Gardening Tips:

  Good Bug, Bad Bug
  Water Gardening
  Fertilizing Basics
  Choose Tasty Fruit
  Weed Control
  Pruning Basics
  Easy Water Features
  Planting for Privacy
  Oaks Trees
  Ground Covers
  Gardening with Rocks
  Herb Gardening
  Container Gardening
  Fall Color
  Water Plants
  The Art of Bonsai
  Gourmet Fruit
  Plan Year Around
  Planting Shrubs
  The Heat is On!
  Fall Perennials
  Small Trees for Decks
  Mulch, a Weird Word
  Citrus in the Foothills
  Berry Magic
  Blowing in the Wind
  Pretty Pansies
  Daphne Romance
  Carpet of Green
  Forgotten Bulbs
  Does Size Matter?
  Drip Irrigation
  Mediterranean Gardening
  Protecting Plants from Cold
  Colorful Conifers
  Exciting February
  Luscious Lavendar
  Spring Has Sprung
  Dormant Sprays

Online Sales
Classes & Events
Gardening Q & A
Plants in the Spotlight
Recommended Books
Garden Art
Trey's Blog-The Blogging Nurseryman
Newsletter Archives
Experience El Dorado County
About The Golden Gecko
Contact Us


By Trey Pitsenberger, co-owner Golden Gecko

Most often when one thinks of the rhododendron the cool summer weather of the coast most often comes to mind. While the largest selection of rhododendrons does occur in cool summer climates, with careful selection these beautiful, and useful plants can thrive in the interior warm summer regions, like our foothills. The key is choosing the right varieties, the correct placement in the garden, and then giving them the proper care. Rhododendrons, especially the large leafed varieties are quite deer resistant.

You might be interested in knowing that rhododendrons include the small leafed plants we know as Azaleas. While we often separate Azaleas and Rhododendrons into separate categories, they are both members of the same family, Rhododendron. While as a general rule most azaleas have smaller leaves and flowers than Rhododendrons, we cannot as easily classify Rhododendrons. While many Rhododendrons have larger leaves and flowers than azaleas, some rhododendrons look more like azaleas than their larger leafed cousins. ‘Purple Gem’ rhododendron only grows 2’ high and 3’ wide. It holds azalea like foliage with purplish-blue blooms. Most people when shown this shrub will think it is an azalea.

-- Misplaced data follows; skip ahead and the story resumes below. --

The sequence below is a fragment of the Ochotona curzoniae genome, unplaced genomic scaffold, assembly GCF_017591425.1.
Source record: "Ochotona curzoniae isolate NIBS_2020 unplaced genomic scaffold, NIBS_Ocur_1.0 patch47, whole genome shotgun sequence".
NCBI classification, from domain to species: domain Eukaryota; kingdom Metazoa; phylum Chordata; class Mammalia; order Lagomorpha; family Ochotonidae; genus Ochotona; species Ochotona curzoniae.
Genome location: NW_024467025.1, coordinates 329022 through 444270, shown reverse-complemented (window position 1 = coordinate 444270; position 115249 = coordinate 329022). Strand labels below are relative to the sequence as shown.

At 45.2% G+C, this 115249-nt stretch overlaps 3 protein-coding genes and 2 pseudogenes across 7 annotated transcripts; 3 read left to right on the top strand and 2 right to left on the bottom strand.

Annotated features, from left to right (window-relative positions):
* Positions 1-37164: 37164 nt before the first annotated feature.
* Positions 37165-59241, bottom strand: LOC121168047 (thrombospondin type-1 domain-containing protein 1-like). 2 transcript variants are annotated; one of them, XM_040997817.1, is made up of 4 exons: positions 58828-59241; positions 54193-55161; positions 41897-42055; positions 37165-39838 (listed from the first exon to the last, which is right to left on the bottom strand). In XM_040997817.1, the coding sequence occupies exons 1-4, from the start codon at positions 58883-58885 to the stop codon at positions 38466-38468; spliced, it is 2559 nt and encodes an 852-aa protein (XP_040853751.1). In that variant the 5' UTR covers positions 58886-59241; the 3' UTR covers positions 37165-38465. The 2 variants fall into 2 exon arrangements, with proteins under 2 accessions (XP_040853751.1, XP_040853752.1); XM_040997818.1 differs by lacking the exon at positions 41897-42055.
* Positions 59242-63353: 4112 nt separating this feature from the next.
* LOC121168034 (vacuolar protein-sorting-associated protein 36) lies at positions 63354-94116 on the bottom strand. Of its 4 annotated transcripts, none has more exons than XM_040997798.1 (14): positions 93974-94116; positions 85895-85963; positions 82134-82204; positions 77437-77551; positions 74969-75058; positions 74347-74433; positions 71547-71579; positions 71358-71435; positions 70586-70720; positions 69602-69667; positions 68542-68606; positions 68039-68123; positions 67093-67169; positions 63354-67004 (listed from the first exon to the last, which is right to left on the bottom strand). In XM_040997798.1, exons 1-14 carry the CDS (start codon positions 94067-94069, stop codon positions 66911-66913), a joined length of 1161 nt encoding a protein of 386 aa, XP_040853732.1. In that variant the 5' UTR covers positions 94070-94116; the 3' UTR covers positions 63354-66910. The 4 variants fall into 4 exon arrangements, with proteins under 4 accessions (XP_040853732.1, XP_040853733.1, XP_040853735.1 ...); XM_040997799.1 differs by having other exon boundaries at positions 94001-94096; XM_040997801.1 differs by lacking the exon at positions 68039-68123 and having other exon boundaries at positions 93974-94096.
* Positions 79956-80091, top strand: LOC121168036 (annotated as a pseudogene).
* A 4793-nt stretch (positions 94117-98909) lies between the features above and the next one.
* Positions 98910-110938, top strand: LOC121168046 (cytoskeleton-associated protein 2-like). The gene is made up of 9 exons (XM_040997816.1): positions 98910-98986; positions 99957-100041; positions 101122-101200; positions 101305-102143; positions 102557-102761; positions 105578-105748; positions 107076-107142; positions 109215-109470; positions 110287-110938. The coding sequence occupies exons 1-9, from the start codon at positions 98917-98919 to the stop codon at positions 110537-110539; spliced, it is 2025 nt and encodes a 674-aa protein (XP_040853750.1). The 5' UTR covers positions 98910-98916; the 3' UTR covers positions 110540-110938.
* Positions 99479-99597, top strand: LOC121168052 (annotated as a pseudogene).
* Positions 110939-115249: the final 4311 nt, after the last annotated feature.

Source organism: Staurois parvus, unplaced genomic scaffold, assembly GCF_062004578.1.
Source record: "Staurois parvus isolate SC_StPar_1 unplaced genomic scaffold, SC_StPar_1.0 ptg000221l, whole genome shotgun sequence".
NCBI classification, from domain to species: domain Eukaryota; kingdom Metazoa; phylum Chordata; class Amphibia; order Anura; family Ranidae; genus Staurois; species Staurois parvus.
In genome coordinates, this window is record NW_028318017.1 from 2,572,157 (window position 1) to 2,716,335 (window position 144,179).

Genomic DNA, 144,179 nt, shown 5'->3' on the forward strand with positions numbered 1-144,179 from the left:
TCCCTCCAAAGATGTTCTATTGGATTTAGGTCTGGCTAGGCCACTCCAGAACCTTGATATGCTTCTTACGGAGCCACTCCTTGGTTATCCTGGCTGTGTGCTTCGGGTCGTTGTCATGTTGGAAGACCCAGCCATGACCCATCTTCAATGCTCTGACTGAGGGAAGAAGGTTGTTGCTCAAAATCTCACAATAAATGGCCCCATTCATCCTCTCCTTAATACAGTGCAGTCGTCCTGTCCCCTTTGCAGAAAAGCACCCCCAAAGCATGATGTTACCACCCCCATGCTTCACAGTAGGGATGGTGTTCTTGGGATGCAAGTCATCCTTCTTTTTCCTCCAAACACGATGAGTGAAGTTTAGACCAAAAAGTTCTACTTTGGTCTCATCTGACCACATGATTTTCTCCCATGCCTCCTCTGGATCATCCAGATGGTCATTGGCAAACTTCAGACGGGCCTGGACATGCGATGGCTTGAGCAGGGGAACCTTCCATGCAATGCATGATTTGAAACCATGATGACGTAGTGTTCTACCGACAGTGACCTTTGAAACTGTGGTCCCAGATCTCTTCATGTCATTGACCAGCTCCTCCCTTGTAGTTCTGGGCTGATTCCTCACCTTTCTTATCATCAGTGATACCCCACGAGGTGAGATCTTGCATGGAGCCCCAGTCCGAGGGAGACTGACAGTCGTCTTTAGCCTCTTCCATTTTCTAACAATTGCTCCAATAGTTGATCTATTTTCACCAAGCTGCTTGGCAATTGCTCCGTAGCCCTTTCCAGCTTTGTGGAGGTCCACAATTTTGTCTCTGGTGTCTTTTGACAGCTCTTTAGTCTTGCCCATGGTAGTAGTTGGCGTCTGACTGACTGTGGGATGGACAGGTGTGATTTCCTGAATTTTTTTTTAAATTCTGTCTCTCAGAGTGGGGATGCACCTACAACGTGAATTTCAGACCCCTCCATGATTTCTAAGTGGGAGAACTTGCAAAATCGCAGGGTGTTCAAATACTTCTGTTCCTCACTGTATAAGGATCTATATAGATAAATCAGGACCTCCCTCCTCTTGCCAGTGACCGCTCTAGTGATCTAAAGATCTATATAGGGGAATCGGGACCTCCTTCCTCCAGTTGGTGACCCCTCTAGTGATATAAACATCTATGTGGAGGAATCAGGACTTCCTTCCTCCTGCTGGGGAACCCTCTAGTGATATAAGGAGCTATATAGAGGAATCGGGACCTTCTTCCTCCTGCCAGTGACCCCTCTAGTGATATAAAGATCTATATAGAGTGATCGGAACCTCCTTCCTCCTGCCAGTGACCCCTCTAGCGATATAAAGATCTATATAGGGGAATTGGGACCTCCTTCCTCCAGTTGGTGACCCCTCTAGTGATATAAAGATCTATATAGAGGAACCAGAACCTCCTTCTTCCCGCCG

Rhododendrons will tolerate early morning sun, filtered sun, or complete shade. This makes them great plants for the east or north side of the property, or as under story plants below trees. These plants require a rich acid soil that is both fast draining, yet is moisture retentive. In the foothills our soil is generally acid but poor draining. You will want to work in lots of organic matter before planting. Since rhododendrons are shallow rooted you must dig the hole three times the width of the container it comes in. Only dig the hole as deep as the container as the roots will never go more than a foot or so into the ground. Mix Master Nursery Planting mix with the dirt dug from the hole. You want a mix that is 75% Planting mix to 25% native dirt. Add a Starter fertilizer high in phosphorus, such as Master Start. Place the plant in the hole so that the top of the root ball is about a inch above the surrounding soil. Back fill with the soil mix. Since the roots grow shallow a mulch on top of the soil will help keep the roots cool and moist thru the hot months.

Many people assume that all rhododendrons become quite large. While some varieties do get as tall as seven feet plus, there are a large variety that stay compact and small, some only growing a couple of feet tall and wide. ‘ Cunningham’s Blush’ has blush pink funnel-shaped flowers in spring. The plant grows wider than tall, four feet tall by six feet wide. ‘ Daphnoides’ has foliage unlike any other Rhododendron. Rolled glossy leaves are tightly spaced on stems of this dense mounded plant. Prolific pompon trusses are purple. This plant is very effective as an accent. ‘Daphnoides’ is a moderate grower to 4 feet tall and wide. Growing only to about three feet tall and wider is ‘P.J.M.’ This variety stands up well to heat, and has bright lavender pink blooms. ‘Rosamundi’ grows to about four feet tall and wide and has pretty light pink flowers with very dark green leaves. The above varieties do well in the foothills with our hot dry summers and cool winters. There are many other types suited for our area. The above are some of my favorites.

When watering rhododendrons, frequent watering is better than deep watering, infrequently. We are not trying to get the roots to grow deep. That’s against the nature of the plant. Use mulch underneath these plants. Fir mulch or shredded cedar are great for keeping the roots cool and moist. You want to water frequently enough that you could keep moss growing underneath. Feed rhododendrons a couple of times in the spring with an acid food.

Rhododendrons are suited for most areas of the foothills, from the lower elevations to the higher mountain regions. If you have a shady area, that could use some good foundation plants that provide a fantastic flower show in the spring, rhododendrons just might be the plant for you.

Join the The Golden Gecko mailing list